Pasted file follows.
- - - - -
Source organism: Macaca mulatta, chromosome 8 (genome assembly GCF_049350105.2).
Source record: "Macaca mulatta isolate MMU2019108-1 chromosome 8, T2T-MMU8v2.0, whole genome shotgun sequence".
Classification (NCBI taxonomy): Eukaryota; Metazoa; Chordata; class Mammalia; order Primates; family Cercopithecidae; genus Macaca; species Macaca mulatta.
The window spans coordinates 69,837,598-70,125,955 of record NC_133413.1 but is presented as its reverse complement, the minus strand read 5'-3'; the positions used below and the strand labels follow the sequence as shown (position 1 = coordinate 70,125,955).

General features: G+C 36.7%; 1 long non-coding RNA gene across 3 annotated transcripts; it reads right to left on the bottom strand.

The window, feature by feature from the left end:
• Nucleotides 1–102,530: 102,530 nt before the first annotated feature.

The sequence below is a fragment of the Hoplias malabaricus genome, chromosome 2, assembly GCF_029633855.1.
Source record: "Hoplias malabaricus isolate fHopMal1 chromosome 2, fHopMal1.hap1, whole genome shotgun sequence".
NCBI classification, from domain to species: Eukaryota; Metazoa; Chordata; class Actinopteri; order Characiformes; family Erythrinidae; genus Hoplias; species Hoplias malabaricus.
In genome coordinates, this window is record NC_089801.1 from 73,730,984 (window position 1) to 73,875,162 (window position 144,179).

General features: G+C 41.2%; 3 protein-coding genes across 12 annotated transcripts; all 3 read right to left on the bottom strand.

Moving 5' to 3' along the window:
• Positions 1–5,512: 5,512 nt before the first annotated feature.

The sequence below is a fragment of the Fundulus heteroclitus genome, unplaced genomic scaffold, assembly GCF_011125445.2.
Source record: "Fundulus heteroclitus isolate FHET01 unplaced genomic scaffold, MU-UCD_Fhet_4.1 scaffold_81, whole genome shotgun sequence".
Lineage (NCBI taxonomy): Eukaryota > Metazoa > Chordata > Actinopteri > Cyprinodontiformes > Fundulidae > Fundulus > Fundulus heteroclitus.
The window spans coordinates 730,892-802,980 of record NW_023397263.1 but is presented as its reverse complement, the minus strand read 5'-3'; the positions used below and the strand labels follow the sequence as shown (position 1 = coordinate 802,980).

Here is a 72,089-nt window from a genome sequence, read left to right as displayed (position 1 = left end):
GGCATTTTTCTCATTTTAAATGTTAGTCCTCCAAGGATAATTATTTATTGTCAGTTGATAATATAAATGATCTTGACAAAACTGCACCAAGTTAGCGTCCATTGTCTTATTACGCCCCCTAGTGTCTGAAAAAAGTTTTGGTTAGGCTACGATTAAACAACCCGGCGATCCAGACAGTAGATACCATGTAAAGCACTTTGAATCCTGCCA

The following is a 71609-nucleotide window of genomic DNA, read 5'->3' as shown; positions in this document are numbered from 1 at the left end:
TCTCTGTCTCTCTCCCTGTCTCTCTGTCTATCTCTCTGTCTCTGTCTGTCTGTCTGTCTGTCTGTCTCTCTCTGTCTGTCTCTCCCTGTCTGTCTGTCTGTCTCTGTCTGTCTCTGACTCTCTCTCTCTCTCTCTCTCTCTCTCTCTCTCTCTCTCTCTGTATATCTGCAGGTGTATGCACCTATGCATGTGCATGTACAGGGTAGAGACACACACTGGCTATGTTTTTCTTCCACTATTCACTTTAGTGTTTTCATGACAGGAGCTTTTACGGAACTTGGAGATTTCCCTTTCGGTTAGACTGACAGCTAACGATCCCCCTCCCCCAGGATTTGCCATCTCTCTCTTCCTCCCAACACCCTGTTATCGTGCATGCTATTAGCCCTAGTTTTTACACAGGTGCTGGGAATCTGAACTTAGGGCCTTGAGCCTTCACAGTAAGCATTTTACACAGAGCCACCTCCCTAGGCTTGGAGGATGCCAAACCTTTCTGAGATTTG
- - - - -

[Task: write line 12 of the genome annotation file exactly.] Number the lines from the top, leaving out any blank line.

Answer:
General features: G+C 41.2%; 3 protein-coding genes across 12 annotated transcripts; all 3 read right to left on the bottom strand.